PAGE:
Codes from the Underground

Ben Coe is a software developer based in SF. He currently hacks up a storm at npm His interests include climbing, coding, and being awesome.

(Follow Ben on Twitter, My Projects on GitHub)
Sep 1

Browser-Side Amazon S3 Uploads, Using CORS

Today AWS added a really cool feature called S3 Cross-Origin Resource Sharing. With CORS, you can securely upload files directly into an S3 bucket, from the client-side, without using an intermediate proxy.

This is awesome for companies that upload tons of data into S3, why not use Amazon’s servers rather than your own?

As a test, I just finished porting Attachments.me’s uploading functionality over to CORS. Here’s what it involved:

1. Create a CORS Configuration Manifest

You need to create a CORS configuration manifest, for the bucket you wish to grant access to. Amongst other things, the manifest indicates:

  • what domains are allowed to access the S3 bucket.
  • the actions that can be taken (PUT, POST, GET, DELETE)
to create the manifest:
  • choose the S3 option from your AWS Management Console.
  • On the bucket you wish to grant CORS access to, click the properties option.
  • note the option, Edit CORS Configuration

I created a configuration that looks something like this:

2. Create Signed POST Parameters

To upload to S3 from the client-side, you need to populate several special post parameters. Basically, you use your AWS credentials to securely sign a manifest. This manifest describes what actions an individual is allowed to perform on your S3 bucket.

There’s detailed documentation on this subject here

My manifest  ended up looking something like this:

It’s worth noting that I created new, restricted, AWS credentials for signing this manifest.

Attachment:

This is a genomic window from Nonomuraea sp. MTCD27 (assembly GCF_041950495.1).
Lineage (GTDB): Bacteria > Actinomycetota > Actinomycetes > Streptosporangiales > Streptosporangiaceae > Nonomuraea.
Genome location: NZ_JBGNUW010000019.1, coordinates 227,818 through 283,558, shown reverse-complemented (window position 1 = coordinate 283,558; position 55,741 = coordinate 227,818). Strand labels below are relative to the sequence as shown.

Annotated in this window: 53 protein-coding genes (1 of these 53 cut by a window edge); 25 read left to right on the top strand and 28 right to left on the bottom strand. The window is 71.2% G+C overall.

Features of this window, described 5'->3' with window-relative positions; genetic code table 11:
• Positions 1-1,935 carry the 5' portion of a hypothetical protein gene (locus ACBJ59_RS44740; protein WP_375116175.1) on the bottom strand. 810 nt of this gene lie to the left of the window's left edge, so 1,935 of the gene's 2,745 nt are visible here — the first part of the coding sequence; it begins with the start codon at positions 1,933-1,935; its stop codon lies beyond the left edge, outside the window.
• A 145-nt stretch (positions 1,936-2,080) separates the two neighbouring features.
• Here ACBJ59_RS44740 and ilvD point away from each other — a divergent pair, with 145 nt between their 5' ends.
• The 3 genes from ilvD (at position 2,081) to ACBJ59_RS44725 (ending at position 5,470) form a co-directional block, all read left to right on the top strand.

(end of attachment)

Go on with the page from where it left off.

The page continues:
3. Browser-Side Amazon S3 Uploads, Using CORS

Without further ado, here’s the code that I used for uploading via CORS. A few things to note:

  • HTML 5’s FormData object is used to facilitate the multipart upload. This API allows us to track realtime upload progress.
  • the special signed HTML POST parameters we created are added to the FormData object, using the append() method.
  • This code is running in a Chrome Extension, some work would likely be needed to make it work on more browsers.

Not too painful! and pretty awesome:

  • we get to upload using Amazon’s servers rather than our own.
  • we can take advantage of HTML 5 technology to display realtime upload progress information.

Hope you’ve found this useful, if you have any questions don’t hesitate to tweet at me:

— Ben (@benjamincoe)


  1. barrycarlyon reblogged this from bencoe and added:
    Reblogging to myself for future reference
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    To upload to S3 from the client-side, you need to populate several special post parameters. Basically, you use your AWS...
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